Friday, July 23, 2010



I’m awakened by the sun’s light slowly filtering through my curtains. My sleep has been dreamless and deep. I can’t remember what day it is. As my brain fog lifts, I remember that it’s Saturday. I stir under the sheets, bothered by the thought of something I need to do today. Ah, yes… photographs. My fortieth birthday approaches…is it two weeks from today? My daughter has asked me to pull together some photos she can use to create a presentation for my party. She’s excited and I know that my procrastination is breaking her heart. After my first cup of coffee, I’ll head to the attic to find the cardboard box that holds everything from my dreaded naked baby photos to my big hair prom photos, sorting through those that I can bear to have others see.

I do some stretching exercises and head downstairs to the kitchen, drawn by the scent of cinnamon coffee. God bless this husband of mine, who has left my favorite mug beside the carafe of his freshly made brew. He knows I’m not a morning person anymore. As I recall, that happened sometime in my early thirties, along with the beginning of crow’s feet around my eyes. I prefer to call them laugh lines and I’m rather proud of them. I believe they are proof that my life has been good.

Thankfully, the attic is cool today and relatively neat. I’m sure my husband has been up here rearranging things. He’s placed an old wing chair by a lamp for my comfort. I guess I’ve been complaining enough about this birthday presentation. He wants to make my job as easy as possible.

I sigh. I pull the cushion off the chair preferring to sit on the floor, then dump the entire box of photographs in front of me hoping that perhaps twenty will immediately catch my eye and I can make quick work of this project. Here’s the prom picture…good …here’s me in the baby bath with a big pile of soapsuds on my head…excellent! This is going to be easier than I expected. In the corner of the messy pile, I see a photograph that stirs a fond memory . It’s a Polaroid of me in my favorite plaid short set, hair in a messy ponytail, squinting and standing next to a boy with spiky black hair. The boy is too thin. He’s smiling, though the photograph has captured a sadness that takes me by surprise. I touch the photo lovingly, close my eyes, and whisper his name…“Jimmy”…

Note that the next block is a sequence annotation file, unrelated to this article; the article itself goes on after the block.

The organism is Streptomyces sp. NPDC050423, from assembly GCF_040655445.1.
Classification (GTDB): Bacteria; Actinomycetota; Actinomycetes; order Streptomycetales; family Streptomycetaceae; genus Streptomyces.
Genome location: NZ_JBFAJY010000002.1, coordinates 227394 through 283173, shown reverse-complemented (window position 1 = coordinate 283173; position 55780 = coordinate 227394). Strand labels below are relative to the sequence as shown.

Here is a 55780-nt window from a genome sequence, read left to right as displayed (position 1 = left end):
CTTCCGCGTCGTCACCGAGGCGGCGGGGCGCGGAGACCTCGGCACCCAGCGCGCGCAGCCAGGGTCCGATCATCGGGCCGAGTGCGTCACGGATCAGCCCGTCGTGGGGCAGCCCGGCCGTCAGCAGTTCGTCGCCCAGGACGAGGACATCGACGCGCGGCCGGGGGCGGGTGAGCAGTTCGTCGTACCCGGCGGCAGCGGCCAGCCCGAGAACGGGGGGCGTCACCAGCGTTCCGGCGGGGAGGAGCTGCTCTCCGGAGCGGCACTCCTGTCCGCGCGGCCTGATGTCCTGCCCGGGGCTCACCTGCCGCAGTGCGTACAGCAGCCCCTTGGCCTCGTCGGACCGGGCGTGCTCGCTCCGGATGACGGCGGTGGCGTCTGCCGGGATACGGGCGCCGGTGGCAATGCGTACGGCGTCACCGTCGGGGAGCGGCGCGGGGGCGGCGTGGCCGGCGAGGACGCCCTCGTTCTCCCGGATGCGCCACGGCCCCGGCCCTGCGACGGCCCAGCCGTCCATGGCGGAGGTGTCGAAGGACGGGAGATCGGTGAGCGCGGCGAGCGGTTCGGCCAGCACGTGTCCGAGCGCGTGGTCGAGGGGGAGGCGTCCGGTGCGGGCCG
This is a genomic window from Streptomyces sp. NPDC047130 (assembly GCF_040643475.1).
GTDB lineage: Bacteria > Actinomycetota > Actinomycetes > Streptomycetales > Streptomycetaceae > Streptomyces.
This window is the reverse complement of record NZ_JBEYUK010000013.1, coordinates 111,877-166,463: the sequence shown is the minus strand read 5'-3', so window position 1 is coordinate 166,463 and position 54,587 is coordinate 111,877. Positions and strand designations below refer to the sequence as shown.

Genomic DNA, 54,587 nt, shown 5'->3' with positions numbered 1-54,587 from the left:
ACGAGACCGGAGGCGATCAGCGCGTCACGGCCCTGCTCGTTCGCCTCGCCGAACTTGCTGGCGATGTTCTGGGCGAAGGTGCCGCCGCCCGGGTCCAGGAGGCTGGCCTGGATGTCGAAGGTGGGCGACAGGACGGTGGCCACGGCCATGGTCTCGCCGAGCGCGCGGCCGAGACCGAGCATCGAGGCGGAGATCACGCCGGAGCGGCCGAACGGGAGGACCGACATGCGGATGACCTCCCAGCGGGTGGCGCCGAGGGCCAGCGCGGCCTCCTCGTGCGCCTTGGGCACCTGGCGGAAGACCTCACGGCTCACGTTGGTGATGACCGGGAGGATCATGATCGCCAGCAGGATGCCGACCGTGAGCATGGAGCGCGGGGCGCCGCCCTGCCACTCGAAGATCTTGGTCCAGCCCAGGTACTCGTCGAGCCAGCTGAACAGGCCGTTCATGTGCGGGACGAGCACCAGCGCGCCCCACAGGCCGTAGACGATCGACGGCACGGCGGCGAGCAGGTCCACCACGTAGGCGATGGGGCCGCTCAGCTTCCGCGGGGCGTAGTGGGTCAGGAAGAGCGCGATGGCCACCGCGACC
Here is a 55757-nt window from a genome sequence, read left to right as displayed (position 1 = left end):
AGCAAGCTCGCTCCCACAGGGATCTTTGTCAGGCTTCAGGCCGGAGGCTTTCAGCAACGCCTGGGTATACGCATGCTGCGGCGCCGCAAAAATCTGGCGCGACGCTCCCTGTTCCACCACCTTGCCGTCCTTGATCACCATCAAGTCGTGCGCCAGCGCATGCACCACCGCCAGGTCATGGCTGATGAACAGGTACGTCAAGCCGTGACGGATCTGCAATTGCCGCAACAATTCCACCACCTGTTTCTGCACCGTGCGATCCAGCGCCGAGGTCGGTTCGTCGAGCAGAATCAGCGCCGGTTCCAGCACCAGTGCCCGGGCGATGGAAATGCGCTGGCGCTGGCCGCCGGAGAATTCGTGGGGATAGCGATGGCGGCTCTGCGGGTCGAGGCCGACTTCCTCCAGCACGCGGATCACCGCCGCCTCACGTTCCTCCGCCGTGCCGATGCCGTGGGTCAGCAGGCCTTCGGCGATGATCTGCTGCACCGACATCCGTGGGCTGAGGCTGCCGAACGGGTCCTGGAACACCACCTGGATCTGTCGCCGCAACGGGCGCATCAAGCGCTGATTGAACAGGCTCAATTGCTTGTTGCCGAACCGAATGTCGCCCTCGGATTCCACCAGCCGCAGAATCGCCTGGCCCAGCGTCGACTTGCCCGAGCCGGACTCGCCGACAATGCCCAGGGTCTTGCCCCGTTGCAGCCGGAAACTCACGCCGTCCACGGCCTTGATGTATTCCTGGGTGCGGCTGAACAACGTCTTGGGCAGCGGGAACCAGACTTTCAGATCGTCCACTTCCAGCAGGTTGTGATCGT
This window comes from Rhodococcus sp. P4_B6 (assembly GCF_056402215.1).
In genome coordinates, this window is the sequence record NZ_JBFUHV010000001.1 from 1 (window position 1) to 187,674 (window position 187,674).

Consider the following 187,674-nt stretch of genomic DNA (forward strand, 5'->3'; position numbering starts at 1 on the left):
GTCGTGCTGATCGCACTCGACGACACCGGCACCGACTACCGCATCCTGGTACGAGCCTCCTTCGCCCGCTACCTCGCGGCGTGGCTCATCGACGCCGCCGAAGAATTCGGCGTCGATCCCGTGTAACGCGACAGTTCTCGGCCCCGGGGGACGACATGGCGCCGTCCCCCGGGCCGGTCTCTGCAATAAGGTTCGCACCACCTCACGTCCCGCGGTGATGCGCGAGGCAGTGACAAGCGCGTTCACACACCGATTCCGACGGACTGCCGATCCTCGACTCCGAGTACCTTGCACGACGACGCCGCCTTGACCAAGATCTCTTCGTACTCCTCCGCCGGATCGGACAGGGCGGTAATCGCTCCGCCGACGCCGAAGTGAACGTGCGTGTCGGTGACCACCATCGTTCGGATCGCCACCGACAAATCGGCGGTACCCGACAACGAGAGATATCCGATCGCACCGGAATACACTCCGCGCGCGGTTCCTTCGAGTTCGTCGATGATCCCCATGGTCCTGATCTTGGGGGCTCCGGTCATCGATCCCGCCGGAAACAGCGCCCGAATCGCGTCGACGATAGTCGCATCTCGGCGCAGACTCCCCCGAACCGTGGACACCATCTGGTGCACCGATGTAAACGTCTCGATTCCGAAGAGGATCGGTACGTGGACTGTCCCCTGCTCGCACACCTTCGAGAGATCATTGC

Jimmy McPherson was my best friend, my first crush. We were ten-years-old, thrown together by fate and the long distances between our other neighbors. I guess I would have been lonely if not for Jimmy, who was as smart as he was funny. It was no matter to him that I was a girl and I certainly never felt challenged by that fact. I could do just about anything that he could, sometimes, I could do it better. He nicknamed me “Peach” because my family grew the sweetest, drip-down-your-mouth-juicy, Carolina peaches in the county.

Summers were busy on our farm. My five tanned, muscular brothers helped my father with the work. The peach orchards were tended with a special care adding hours of work to an already busy dairy farm. Under the pretense of not wanting me underfoot, my mother would pack a big brown bag filled with ham biscuits, peaches, cookies, and sweet tea and drive me over to the McPherson’s farm. I never exactly told her, but I suppose she knew that I was helping Jimmy with his chores. His father and older brother carried most of the load at their farm. They had one or two hired men, but it always appeared to me that farming was more difficult for the McPhersons than it was for my family. I was happy to help.

When our work was done, we’d walk to our favorite spot for lunch. A peaceful place, a tiny cave inset with stones that were almost like chairs, with an overhang standing above a small pond. On hot summer days, when the air was thick and sweat flies buzzed around our faces, we’d cool off by the water. Jimmy would practice diving.